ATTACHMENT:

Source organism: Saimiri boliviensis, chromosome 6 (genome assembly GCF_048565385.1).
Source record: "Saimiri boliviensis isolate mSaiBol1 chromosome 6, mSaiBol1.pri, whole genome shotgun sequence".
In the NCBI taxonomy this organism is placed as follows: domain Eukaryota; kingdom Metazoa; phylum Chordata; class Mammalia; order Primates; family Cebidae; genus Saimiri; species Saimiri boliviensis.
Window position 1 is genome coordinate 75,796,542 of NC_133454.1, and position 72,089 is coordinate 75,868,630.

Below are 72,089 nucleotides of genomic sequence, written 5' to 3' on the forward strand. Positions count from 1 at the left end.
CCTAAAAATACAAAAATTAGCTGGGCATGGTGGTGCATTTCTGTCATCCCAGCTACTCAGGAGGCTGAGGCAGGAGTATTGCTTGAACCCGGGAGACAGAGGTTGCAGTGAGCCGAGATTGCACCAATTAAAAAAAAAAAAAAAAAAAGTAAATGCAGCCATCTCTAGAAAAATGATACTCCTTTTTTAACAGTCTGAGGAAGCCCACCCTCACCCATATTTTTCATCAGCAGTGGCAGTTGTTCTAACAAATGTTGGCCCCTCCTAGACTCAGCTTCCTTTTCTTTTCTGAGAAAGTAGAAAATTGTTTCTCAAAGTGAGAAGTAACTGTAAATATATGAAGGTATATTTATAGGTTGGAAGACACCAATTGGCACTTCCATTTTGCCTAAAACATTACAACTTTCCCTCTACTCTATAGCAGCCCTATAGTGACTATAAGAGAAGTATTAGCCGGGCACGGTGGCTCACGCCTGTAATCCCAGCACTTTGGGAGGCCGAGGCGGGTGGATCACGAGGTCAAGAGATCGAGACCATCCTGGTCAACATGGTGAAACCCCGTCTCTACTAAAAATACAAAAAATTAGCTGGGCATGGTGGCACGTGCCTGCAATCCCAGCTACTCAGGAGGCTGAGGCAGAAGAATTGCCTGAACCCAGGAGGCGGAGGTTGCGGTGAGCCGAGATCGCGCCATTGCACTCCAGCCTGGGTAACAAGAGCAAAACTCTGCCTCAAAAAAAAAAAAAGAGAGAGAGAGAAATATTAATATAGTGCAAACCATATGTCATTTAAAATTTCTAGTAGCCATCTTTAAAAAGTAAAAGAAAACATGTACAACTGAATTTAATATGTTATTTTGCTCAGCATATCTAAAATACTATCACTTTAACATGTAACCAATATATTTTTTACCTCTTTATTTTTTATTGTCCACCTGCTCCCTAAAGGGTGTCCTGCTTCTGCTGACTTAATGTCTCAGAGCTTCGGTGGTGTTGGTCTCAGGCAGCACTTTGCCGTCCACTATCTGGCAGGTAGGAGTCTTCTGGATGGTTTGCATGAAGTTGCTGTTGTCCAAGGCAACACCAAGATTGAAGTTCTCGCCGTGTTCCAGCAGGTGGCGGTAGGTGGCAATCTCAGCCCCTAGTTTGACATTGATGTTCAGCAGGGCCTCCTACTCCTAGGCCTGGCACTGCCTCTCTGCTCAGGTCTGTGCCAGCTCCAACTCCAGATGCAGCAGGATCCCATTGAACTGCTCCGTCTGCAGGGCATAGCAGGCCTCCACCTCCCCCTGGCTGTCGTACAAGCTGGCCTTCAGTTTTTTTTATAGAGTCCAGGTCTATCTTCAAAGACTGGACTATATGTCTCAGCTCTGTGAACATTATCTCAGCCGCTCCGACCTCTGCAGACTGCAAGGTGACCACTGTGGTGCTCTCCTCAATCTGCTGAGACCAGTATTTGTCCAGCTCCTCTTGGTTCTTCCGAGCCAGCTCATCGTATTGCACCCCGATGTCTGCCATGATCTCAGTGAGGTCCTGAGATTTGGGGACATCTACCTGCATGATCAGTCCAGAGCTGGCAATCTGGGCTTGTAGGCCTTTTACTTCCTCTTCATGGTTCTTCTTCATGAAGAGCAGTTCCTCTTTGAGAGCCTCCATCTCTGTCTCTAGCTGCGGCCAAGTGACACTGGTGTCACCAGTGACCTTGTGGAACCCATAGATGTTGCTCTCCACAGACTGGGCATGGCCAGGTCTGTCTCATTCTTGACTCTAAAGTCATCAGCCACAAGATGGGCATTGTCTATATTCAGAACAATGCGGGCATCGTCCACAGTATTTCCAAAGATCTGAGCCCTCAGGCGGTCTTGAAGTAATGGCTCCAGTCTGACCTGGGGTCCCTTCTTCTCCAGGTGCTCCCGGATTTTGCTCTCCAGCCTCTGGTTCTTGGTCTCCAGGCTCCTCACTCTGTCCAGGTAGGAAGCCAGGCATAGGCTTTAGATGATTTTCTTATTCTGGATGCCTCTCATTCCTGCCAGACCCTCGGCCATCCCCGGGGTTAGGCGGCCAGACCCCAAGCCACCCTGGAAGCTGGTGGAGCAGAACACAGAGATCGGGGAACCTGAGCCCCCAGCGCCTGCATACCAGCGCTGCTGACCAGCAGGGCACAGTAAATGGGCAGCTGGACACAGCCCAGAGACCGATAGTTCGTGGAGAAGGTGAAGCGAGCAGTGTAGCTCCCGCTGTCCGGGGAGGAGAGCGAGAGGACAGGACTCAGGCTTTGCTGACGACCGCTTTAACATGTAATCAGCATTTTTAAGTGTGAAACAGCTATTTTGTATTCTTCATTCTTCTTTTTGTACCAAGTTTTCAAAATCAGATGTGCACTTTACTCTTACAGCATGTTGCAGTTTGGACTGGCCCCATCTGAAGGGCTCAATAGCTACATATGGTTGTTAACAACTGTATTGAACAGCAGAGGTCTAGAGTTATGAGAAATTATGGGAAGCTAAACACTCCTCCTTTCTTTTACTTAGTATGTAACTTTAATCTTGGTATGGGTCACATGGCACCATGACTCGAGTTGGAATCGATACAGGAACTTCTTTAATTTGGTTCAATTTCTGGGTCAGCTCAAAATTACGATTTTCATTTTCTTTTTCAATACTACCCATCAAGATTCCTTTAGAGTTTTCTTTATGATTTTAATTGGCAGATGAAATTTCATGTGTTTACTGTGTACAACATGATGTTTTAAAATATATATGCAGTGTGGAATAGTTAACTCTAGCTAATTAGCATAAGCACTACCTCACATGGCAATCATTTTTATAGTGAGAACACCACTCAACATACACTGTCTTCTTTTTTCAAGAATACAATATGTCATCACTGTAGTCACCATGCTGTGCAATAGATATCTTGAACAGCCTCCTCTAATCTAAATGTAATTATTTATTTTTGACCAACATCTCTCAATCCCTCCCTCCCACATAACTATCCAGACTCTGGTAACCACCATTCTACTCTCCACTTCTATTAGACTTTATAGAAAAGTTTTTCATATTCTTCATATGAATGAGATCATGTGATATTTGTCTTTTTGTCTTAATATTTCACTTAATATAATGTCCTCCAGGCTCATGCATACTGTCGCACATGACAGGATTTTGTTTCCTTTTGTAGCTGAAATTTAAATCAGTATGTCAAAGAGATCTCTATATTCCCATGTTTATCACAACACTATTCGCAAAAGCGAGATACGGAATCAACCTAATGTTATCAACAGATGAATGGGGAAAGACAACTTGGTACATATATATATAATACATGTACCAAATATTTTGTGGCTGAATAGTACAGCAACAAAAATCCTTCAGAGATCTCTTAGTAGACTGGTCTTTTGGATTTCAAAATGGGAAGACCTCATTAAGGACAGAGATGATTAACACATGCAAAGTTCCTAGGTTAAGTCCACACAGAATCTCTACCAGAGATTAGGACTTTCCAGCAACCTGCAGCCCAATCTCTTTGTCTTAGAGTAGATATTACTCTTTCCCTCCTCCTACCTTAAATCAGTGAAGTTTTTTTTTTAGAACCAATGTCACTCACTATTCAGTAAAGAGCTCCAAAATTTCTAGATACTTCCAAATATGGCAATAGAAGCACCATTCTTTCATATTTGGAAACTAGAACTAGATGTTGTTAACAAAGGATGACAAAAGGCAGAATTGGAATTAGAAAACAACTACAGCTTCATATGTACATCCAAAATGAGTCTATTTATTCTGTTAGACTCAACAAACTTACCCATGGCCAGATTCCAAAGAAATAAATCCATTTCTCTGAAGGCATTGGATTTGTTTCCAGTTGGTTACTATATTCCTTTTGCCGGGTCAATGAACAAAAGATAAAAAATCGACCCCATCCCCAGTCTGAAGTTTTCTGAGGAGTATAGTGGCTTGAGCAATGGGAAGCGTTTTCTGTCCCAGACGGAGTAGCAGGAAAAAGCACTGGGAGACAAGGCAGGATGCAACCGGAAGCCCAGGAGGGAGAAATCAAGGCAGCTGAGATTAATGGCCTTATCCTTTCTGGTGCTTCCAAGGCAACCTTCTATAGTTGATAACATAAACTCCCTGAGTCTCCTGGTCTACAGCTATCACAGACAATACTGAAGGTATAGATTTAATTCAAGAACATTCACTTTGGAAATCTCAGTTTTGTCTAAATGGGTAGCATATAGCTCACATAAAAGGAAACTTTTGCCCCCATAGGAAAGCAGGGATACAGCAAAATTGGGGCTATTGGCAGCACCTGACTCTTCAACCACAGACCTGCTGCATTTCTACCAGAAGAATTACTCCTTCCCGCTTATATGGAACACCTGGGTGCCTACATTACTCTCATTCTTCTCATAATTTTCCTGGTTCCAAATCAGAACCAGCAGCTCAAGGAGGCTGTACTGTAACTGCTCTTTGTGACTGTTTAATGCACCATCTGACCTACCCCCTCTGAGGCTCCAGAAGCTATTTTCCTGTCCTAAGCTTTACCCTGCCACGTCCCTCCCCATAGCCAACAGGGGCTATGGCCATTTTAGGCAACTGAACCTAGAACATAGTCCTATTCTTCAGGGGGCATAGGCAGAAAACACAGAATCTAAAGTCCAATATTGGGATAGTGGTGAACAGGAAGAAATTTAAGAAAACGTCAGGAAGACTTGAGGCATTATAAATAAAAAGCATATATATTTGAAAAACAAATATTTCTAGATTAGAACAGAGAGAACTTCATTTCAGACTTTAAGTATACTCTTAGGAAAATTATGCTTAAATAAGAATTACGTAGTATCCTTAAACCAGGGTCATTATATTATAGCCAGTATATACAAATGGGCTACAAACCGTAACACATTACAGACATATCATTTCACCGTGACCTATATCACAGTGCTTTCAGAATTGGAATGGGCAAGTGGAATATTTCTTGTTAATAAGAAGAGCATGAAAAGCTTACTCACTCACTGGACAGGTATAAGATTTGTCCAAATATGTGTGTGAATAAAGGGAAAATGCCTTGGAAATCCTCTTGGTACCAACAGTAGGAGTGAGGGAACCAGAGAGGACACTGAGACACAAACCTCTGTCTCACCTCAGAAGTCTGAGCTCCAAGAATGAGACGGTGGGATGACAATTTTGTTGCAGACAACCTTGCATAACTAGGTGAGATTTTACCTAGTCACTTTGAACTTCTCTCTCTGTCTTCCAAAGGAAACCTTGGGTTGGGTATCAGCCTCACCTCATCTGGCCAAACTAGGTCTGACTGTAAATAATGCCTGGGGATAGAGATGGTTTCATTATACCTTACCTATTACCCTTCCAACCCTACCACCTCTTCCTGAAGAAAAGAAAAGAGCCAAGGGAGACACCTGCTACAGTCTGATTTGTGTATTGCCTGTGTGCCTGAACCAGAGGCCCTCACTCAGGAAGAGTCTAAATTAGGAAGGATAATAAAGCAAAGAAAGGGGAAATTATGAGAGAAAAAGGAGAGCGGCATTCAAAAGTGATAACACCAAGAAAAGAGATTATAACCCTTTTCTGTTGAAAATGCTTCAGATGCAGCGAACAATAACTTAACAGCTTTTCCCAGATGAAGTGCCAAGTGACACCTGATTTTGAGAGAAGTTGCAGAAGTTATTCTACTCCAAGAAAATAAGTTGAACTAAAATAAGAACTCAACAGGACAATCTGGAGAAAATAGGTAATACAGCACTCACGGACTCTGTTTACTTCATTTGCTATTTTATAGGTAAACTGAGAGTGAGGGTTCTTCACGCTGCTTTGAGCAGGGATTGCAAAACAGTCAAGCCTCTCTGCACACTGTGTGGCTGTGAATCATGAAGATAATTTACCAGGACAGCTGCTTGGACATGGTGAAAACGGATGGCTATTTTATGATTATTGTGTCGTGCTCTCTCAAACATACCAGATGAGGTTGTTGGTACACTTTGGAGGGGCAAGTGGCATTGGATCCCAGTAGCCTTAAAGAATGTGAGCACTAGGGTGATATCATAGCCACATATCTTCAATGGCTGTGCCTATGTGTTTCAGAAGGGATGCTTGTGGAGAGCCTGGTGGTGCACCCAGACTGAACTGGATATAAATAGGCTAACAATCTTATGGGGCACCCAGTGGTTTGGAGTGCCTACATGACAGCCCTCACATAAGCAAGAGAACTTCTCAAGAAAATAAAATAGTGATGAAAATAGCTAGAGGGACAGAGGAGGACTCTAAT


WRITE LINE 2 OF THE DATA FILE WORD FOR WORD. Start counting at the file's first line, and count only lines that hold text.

Source record: "Saimiri boliviensis isolate mSaiBol1 chromosome 6, mSaiBol1.pri, whole genome shotgun sequence".